National Security & Defense

The Moral Case for Keeping Guantanamo Open

(Joe Raedle/Getty Images)
American troops should not have to fight the same enemy twice.

The Obama administration’s ramped-up efforts to transfer Guantanamo Bay detainees are yet another instance where the president refuses to acknowledge Gitmo’s value and compromises national security. Congress should move to thwart the president’s strategy and retain Guantanamo so American troops do not have to fight the same enemy twice.

In in an open letter in early December, Uruguay’s President Jose Mujica wrote to President Obama, offering to resettle six Gitmo detainees and actually accusing the United States of “kidnapping” detainees. On December 7, American military planes landed in Montevideo with their terrorist cargo. Mujica waited exactly one day to announce his true intentions, telling Uruguayan state TV, “The first day that [the detainees] want to leave, they can leave.”

Uruguay’s Gitmo duplicity perfectly encapsulates how the Obama administration puts left-wing ideology before national security. The president believes that Guantanamo inflames Islamic anti-Americanism and undermines America’s diplomatic relations and moral credibility, the fallacious arguments advanced by his liberal allies. Gitmo is not a legal black hole. All Gitmo detainees are entitled to habeas corpus and may be tried in military-commission proceedings established by Congress. In reality, the Gitmo system is a rational, moral, and perfectly legal institution necessary to deal with a novel problem faced by the United States after 9/11: how to detain, gather intelligence from, and, if required, try suspected foreign terrorists captured on the battlefield. Under the international laws of war, the detainees held at Guantanamo Bay are “illegal enemy belligerents,” not prisoners of war or common criminals with constitutional rights.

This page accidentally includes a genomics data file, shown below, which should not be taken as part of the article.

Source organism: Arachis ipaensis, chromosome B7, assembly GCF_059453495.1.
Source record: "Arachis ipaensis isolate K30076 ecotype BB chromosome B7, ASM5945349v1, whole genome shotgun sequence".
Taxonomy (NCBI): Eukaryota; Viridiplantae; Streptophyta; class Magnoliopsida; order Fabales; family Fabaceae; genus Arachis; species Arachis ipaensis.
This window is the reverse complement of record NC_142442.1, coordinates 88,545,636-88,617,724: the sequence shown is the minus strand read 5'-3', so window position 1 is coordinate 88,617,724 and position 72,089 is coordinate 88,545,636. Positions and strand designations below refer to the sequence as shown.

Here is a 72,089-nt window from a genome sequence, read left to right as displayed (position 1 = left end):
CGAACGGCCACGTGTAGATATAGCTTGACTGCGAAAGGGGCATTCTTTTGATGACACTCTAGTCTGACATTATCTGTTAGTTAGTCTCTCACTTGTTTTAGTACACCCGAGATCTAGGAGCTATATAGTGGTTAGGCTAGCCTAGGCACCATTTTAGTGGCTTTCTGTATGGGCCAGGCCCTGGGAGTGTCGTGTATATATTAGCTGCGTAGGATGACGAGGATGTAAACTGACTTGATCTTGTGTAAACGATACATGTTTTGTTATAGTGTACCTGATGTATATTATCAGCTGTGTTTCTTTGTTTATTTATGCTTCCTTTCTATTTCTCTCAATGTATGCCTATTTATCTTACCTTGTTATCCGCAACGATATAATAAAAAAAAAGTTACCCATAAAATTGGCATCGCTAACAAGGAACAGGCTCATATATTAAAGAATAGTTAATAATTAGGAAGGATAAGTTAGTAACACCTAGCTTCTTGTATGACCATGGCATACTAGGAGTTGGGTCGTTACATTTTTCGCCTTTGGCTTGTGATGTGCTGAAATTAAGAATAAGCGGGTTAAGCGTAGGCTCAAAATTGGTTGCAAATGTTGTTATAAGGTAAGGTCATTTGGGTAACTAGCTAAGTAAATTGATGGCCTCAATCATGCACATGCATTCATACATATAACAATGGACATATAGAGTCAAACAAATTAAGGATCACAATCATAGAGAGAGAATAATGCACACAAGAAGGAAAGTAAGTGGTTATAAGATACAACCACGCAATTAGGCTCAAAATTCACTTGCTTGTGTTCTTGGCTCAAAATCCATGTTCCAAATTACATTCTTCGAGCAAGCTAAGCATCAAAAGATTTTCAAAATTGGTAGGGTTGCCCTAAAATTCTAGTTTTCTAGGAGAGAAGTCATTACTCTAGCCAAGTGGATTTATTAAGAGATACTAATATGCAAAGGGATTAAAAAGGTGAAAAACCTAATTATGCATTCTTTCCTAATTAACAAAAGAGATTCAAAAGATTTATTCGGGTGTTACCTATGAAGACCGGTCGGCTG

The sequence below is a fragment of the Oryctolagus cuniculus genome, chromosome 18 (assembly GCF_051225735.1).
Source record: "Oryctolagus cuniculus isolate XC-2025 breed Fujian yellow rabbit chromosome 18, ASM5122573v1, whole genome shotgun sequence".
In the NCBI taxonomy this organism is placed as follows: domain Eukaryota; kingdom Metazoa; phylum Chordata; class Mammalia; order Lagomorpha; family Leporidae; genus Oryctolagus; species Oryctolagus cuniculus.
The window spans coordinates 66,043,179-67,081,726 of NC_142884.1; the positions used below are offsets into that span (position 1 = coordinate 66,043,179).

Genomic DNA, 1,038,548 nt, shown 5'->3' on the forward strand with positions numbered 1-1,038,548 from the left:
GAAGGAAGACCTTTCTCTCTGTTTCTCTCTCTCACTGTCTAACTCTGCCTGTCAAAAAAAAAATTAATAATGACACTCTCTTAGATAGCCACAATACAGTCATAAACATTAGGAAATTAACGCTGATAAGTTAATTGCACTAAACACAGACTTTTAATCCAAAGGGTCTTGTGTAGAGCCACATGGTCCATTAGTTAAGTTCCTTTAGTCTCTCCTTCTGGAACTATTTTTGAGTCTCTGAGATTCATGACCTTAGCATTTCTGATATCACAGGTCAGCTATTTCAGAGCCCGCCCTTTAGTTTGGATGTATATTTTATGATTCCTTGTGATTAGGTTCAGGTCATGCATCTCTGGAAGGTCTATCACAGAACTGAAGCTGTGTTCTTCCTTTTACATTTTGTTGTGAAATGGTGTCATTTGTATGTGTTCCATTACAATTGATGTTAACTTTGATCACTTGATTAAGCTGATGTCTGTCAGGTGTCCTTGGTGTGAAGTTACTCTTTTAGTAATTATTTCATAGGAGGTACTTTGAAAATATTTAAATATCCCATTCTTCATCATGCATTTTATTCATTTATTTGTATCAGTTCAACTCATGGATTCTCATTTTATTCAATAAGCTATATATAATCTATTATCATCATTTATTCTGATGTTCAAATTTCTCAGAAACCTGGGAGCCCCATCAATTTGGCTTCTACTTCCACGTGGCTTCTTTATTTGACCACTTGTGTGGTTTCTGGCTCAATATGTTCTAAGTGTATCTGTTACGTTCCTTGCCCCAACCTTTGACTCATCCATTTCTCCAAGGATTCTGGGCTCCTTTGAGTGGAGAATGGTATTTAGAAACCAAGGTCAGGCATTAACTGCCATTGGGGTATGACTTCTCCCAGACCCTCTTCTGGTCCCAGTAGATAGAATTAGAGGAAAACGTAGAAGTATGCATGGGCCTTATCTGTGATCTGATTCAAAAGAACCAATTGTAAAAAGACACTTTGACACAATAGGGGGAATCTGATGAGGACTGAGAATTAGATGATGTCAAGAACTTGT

Over the last 18 months, the president has expedited detainee transfers. The rush to close Guantanamo comes even though the U.S. director of national intelligence reported that nearly 30 percent of former Gitmo detainees were suspected of or confirmed to be reengaging in terrorism. In June, the president violated the law to swap five high-ranking Taliban terrorists for Sergeant Bowe Bergdahl. As a member of the House Armed Services Committee, I have supported annual limitations in the National Defense Authorization Act (NDAA) to prevent the president from transferring detainees to the United States or to terrorism-prone countries unable to monitor and secure them, namely Yemen. Successive NDAAs have included a simple 30-day congressional notification to accompany all transfers. We want to know who these people are, where they are going, what the risks are, and how the recipient countries will ensure they do not return to the battlefield. But the president’s ideological ferocity overwhelmed his constitutional responsibility to follow the law. He ignored inconvenient but clear statutory obligations and the constitutional separation of powers, an all-too-familiar pattern.